Today we write of a family that figured in films for a time.
The father, Arthur Forde (sometimes billed as Arthur Hanna Forde, 1871-1952) would prove to be the most minor. Originally from Plymouth England, he was an actor/manager on the stage and had about a half dozen screen roles 1912-1917, mostly bit parts. He was out of the picture by 1920 when his wife remarried.
The wife, Eugenie Forde (1879-1940) was a New York stage actress who’d appeared in the Broadway play Terence with Chauncey Olcott in 1904. Also in the cast of that show was one “Dolly” Forde. Dolly might have been an early professional name for Victoria Forde (1896-1964), her daughter. Steve Massa’s Slapstick Divas informs is that both acted in stock and touring companies early in the century and they toured vaudeville together in a sketch called “Mrs. Danforth’s Experience”. Then apparently, Eugenie lost her voice. Both Forde females went into films early in the next decade, and comedies would figure significantly in their careers. In 1910, Victoria, age 14, was cast in Biograph’s Love in Quarantine, with Mack Sennett, Owen Moore, and Blanche Sweet. Both women began appearing in Nestor Films in 1911 under the direction of Al Christie. Eugenie started out in a series of “Desperate Desmond” comedies opposite William Ehfe. Victoria was to be the bigger star at the studio, starring in over a hundred comedies through 1915, often opposite the likes of Eddie Lyons and Lee Moran. She must have had a terrific personality. She had one very pronounced lazy eye that’s not the slightest bit subtle (hence, comedy). It’s very close to Marty Feldman territory.
Victoria then went over to Selig, where she was cast in westerns with Tom Mix. In 1917, the couple signed with Fox and married the following year, whereupon Forde retired to raise their children. She had appeared in nearly 200 films at the time she left the industry. Eugenie continue on a a supporting character actress in both shorts and features for a variety of studios through 1927. You can see her in such fare as Sis Hopkins (1919) with Mabel Normand, A Riding Romeo (1921) with son-in-law Tom Mix, and several comedy shorts with Dorothy Devore. Her last film was the independently made Willful Youth, released at the end of 1927. She appeared in over 100 films.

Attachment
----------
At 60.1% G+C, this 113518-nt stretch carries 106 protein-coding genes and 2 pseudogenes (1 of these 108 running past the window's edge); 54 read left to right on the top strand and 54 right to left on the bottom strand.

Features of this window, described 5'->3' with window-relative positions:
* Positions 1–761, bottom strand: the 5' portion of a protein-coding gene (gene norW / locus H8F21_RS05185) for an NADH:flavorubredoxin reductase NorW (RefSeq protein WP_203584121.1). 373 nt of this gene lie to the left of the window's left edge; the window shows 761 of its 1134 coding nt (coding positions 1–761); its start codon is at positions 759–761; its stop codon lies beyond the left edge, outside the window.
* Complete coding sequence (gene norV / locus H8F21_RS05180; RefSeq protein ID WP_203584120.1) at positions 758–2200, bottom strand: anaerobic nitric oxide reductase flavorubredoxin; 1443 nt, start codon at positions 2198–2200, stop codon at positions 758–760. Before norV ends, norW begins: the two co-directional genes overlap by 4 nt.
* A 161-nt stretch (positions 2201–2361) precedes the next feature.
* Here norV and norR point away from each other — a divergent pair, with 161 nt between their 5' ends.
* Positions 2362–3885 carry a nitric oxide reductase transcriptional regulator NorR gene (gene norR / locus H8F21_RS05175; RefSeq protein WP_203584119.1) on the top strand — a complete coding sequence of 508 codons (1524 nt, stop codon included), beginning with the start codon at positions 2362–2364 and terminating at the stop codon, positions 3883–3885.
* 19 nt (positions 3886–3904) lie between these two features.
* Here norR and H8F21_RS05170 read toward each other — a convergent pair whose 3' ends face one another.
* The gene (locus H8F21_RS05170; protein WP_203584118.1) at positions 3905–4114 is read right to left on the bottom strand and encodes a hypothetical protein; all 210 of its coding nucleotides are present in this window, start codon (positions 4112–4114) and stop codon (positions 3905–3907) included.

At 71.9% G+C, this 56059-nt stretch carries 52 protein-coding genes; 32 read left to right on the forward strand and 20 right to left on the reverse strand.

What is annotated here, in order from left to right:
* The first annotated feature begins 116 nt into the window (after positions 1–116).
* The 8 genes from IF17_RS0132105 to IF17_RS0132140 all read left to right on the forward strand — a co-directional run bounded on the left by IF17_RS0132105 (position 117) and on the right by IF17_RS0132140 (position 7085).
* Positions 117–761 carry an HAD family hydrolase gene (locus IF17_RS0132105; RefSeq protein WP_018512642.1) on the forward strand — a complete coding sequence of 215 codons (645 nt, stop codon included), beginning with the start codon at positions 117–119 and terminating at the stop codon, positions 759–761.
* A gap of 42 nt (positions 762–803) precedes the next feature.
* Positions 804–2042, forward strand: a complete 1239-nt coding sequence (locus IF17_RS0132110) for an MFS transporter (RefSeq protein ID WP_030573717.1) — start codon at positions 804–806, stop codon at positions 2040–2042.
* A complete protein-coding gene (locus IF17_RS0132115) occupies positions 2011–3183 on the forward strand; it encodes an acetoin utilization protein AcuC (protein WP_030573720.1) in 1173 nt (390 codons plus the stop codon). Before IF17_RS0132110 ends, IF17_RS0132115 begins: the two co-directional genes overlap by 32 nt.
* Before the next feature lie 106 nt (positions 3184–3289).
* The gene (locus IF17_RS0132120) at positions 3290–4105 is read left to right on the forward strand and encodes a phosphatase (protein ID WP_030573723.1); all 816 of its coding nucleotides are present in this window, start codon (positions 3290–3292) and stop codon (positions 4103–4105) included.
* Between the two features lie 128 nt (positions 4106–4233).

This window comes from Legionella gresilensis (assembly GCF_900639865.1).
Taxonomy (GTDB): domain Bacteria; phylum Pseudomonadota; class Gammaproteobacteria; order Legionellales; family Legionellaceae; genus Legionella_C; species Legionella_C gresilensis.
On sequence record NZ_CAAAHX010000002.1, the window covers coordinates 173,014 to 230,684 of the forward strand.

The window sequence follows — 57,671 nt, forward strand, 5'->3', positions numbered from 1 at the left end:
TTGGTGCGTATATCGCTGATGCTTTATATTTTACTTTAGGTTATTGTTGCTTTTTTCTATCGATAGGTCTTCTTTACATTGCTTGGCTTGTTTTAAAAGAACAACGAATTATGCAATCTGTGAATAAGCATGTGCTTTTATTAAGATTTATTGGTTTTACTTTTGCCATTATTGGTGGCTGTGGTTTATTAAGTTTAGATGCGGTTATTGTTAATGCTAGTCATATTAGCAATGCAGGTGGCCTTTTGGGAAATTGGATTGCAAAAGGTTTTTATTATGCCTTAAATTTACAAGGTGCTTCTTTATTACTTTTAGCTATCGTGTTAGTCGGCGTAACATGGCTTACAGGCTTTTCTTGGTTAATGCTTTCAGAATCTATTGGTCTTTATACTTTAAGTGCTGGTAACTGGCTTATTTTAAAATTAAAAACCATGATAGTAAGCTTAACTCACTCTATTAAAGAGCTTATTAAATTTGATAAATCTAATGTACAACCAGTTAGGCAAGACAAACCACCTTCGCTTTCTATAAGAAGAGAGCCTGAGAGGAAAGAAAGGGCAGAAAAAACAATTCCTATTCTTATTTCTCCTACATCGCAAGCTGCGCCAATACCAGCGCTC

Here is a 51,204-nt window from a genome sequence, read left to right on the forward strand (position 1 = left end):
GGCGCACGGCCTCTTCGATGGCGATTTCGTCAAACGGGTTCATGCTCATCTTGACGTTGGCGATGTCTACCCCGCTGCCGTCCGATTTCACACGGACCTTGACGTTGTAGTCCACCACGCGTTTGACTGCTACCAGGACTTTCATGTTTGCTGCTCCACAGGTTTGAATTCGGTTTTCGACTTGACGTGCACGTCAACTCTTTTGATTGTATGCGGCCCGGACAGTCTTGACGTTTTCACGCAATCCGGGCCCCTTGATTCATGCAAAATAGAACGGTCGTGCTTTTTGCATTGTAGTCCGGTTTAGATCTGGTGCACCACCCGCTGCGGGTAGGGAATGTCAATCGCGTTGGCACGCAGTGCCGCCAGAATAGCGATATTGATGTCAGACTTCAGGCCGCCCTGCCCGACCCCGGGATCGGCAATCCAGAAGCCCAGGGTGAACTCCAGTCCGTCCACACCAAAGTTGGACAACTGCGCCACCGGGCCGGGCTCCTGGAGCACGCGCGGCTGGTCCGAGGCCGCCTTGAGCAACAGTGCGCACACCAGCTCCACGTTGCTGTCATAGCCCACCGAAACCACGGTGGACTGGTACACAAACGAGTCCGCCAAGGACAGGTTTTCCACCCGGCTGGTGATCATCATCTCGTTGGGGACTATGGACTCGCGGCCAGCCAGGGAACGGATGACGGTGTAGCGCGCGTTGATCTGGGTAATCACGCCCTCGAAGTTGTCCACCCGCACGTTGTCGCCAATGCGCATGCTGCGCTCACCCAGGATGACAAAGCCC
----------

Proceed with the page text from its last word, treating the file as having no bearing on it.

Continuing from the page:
Even as Eugenie was leaving films, her son and namesake picked up the baton, Eugene “Gene” FORDE, (1898-1986) acted on stage with his family as a child. He also co-starred in one film, The Innocence of Lizette (1916), second billed to Mary Miles Minter. But he was to make his true mark a decade later when he began directing movies. He started out making comedies for Fox in 1926 with the likes of Eddie Clayton, Alice Howell, and others. He rose rapidly to taking the reigns of western features, starring — you guessed it — Tom Mix.
Victoria divorced Mix in 1931. In 1940 she was to suffer a double blow when both Mix and her mother passed away in the same year (Mix in a horrible car accident)
Meanwhile, Eugene continued to be a workhorse for 20th-Century Fox through 1947, directing B movies like several in the Charlie Chan series (five of them), the comedy Step Lively Jeeves (1937) with Arthur Treacher, and numerous crime dramas. In the early 1950s, he did a little TV work before retiring.
To learn more about vaudeville, please see No Applause, Just Throw Money: The Book That Made Vaudeville Famous, and for more on silent film and classic company, please read Chain of Fools: Silent Comedy and Its Legacies from Nickelodeons to Youtube